On another day, Eric Zimmerman challenged Will Wright, Warren Spector, and Raph Koster to come up with a love story game. They gave their presentations to a standing-room-only audience. Mr. Spector delivered an enlightening speech on how games would never be able to elicit a feeling of love, based on extensive research he had done on the bio-chemical and social phenomena we experience when we fall in love. Mr. Koster sketched a branching-narrative text game based on romance novels: slides were rendered in pink, cursive type, replete with exclamations. However, it was Mr. Wright's game that truly delivered. He began with a poster from Casablanca. He followed with a brief sketch of what he described as a First Person Kisser; a peer-to-peer, chat-enabled, 3D world game in which users meet in a space. After finding another person or group, the users are given a goal destination. They then have a certain amount of time to traverse the landscape and various intrinsic obstacles to arrive at their goal. He spoke about how conflict and stressful situations often help heighten our feeling of camaraderie and encourage deeper bonds. Then he described the world in which his game would be situated: Battlefield 1942. Two orthogonal games would be being played within the same world: one which is a typical military, FPS, strategy game; the other a civilian, social bonding game. Each might influence the other (e.g., the soldiers might choose to help the civilians, or to drive over them in their tanks). The game sounds both plausible and fun. It's precisely the type of brilliant idea that makes you wonder why no one thought of it before.

Matteo Bittanti called for a greater level of criticism in games. He noted that most game reviews are concerned only with what the games look like and how they play, neglecting both subtextual and cultural analyses. This moment of self-analysis was complemented by Gonzalo Frasca's elucidation of the divide between academics and developers, and Robin Hunicke's panel, in which academics and industry moguls discussed how and why they could and could not work together.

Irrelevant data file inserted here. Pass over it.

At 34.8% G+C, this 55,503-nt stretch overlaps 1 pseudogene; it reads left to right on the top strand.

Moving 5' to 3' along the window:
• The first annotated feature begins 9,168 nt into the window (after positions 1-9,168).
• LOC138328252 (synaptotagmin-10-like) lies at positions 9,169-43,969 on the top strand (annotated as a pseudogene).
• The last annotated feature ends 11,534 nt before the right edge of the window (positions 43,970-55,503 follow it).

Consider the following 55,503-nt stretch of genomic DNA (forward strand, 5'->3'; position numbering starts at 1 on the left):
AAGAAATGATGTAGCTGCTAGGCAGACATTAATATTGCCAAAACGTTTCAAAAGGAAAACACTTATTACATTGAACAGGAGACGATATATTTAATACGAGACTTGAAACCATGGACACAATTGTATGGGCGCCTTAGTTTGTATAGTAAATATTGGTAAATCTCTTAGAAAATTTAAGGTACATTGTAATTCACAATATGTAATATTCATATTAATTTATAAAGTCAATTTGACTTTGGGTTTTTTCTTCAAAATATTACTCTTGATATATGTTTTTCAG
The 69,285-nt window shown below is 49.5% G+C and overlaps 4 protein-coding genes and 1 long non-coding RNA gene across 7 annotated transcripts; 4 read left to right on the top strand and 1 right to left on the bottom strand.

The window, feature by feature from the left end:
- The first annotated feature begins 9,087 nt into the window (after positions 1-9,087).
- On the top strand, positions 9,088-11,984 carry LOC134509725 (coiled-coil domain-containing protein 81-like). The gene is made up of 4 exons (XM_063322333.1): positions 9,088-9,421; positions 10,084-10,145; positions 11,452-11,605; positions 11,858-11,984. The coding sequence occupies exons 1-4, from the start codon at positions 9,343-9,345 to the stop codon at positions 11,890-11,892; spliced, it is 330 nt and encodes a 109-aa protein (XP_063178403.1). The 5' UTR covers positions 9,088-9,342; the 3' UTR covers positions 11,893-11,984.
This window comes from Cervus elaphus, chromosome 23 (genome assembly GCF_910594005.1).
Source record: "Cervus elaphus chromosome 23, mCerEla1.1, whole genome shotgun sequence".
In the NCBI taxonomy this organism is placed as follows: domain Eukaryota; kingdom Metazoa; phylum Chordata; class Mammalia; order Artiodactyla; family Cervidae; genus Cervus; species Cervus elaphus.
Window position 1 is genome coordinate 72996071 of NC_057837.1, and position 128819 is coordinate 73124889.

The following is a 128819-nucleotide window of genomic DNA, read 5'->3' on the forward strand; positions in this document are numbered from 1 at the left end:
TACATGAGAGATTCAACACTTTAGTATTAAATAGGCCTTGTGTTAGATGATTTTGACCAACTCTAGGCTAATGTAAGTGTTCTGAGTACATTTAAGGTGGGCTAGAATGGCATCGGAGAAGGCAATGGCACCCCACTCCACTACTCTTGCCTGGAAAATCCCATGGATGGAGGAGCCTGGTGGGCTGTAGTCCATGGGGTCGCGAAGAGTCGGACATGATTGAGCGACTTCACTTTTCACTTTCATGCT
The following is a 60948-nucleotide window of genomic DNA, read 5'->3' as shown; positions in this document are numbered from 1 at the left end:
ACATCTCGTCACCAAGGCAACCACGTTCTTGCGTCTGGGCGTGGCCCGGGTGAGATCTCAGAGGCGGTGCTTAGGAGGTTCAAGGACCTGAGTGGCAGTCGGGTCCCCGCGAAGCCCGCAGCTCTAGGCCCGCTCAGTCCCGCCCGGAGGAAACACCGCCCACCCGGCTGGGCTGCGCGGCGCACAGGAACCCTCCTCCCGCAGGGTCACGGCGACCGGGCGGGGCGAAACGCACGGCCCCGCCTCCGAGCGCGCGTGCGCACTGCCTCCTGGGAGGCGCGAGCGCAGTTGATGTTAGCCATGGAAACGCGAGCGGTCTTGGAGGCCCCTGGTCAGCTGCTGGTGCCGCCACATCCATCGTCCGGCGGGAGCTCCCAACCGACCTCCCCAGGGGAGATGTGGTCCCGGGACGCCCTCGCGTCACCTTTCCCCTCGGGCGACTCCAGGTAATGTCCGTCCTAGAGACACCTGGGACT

The Experimental Games Workshop, hosted by Jon Blow, is always one of the festival highlights. The EGW began by featuring the work of this year's Indie Game Jam. Each year, a small cadre of programmers are given a single technology and four days to assemble a game. This year, the technology was Atman Binstock's 2D physics engine. My favorite games were a herding game in which the user is a wasp, and a rock-em, sock-em-robots type game, which, while lacking a need for real skill, was both hilarious and fun. Several of the compelling games featured worlds which could be affected by user interaction. Another feature of the EGW was a demo of a Japanese game, Katamari Damacy, in which the user rolled around a ball, collecting more and more things. The more items you collect, the bigger your ball gets and the bigger items you can collect; i.e., you start by collecting thumbtacks and work your way up to pencils and staplers, then on to birds and animals, then people and cars, etc. Eventually you are rolling a ball over the surface of the Earth, collecting countries as you go.